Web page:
Robert Reed. Dead Man’s Run. (Fantasy & Science Fiction, Nov/Dec 2010)

As I’ve mentioned before, I’m somewhat less appreciative, as a rule, of Reed’s stories which draw primarily on his daily life, than those in which he gives full sfnal rein to his imagination.

This is a very lengthy look at running – something he has looked at previously. There is a strong sfnal element – a running club whose coach is murdered, have both a Prime Suspect (a fellow runner) and the uploaded backup of their coach available to help them (including through their bluetooth cell phone earpieces).

Having been a runner myself back in the day (ruining two knees in the process), I was able to engage with a lot of the detail in the story about running. But, truth be told, somewhat like a marathon running hitting the infamous wall at about 23 miles, I found myself running low on energy at about halfway, and found myself slowing down. There’s an extended chase sequence in the middle of the story, which rings absolutely true, but felt overlong for me. (Not quite up to the dramatic tension in the novel Marathon Man, which features a taut sequence where the protagonist, having had the dental treatment!, draws the lest vestiges of his strength and his strategy, to outrun the goons with guns).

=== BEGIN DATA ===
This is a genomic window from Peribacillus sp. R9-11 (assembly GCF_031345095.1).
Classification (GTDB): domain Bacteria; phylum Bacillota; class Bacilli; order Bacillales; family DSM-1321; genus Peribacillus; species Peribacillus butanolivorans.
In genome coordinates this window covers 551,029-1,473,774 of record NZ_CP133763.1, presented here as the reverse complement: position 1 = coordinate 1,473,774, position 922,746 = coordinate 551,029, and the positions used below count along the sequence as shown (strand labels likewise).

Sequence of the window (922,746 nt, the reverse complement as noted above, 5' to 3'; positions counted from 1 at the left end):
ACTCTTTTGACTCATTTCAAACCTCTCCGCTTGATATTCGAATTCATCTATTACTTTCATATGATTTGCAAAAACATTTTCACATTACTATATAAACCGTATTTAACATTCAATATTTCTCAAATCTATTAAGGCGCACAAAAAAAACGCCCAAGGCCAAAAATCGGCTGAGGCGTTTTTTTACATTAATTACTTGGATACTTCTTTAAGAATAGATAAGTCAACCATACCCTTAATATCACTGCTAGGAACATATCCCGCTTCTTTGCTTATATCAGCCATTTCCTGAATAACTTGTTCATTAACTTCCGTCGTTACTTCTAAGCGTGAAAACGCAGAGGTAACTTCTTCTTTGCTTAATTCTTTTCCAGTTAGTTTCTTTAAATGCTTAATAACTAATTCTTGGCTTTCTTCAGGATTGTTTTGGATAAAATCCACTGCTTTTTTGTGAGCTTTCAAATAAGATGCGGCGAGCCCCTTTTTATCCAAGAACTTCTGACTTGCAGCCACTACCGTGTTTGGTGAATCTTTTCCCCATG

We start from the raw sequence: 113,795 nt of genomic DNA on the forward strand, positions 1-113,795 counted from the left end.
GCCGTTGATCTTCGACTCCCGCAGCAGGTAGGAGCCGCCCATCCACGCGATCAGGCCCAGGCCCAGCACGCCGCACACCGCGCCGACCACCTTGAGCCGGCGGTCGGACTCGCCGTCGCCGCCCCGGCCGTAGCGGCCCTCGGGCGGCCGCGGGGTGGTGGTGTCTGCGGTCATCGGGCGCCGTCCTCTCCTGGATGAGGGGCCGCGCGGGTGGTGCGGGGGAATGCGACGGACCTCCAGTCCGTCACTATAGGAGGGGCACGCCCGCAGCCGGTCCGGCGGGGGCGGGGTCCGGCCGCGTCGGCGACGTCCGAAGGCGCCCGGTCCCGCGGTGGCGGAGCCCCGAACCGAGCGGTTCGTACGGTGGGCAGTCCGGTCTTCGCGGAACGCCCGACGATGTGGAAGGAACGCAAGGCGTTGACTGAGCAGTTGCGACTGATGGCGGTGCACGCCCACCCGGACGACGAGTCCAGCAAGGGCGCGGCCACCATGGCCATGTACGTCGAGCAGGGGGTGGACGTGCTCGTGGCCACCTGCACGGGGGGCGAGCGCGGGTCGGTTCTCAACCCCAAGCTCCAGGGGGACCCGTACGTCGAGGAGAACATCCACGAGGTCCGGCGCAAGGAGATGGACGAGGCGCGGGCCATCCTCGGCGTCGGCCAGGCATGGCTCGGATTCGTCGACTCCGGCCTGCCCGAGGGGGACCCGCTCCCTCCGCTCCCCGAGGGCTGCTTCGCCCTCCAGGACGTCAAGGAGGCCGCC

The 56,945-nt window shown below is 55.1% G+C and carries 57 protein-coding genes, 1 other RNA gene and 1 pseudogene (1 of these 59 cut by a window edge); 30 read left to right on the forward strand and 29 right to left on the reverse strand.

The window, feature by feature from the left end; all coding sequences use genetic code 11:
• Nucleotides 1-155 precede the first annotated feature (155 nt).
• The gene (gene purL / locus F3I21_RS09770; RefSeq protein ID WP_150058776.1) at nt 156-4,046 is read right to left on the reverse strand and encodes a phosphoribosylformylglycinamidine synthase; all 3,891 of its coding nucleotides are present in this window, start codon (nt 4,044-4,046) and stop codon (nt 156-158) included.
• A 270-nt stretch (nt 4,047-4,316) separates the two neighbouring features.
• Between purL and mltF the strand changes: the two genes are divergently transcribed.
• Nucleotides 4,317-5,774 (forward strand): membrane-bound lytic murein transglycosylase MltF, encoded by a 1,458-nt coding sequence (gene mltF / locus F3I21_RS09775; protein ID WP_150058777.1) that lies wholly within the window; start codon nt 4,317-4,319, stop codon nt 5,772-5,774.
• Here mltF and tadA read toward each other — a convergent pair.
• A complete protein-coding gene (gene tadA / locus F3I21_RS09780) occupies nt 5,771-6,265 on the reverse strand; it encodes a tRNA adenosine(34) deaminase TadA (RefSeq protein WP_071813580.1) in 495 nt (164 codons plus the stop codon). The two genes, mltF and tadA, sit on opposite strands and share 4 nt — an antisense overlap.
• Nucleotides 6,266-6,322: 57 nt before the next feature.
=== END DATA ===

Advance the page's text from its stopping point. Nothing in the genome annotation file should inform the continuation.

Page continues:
And I pulled up before the end, deciding that there was no real reason to persevere, and several good reasons to bale out (like being able to start the Richard Bowes story that was next in the issue).

2 thoughts on “Robert Reed. Dead Man’s Run. (Fantasy & Science Fiction, Nov/Dec 2010)

  1. Sorry to learn that you didn’t like the story. When you have a chance, would you kindly correct the title? (We got it right on the cover. . . . which is not always the case!)

    —Gordon V.G.

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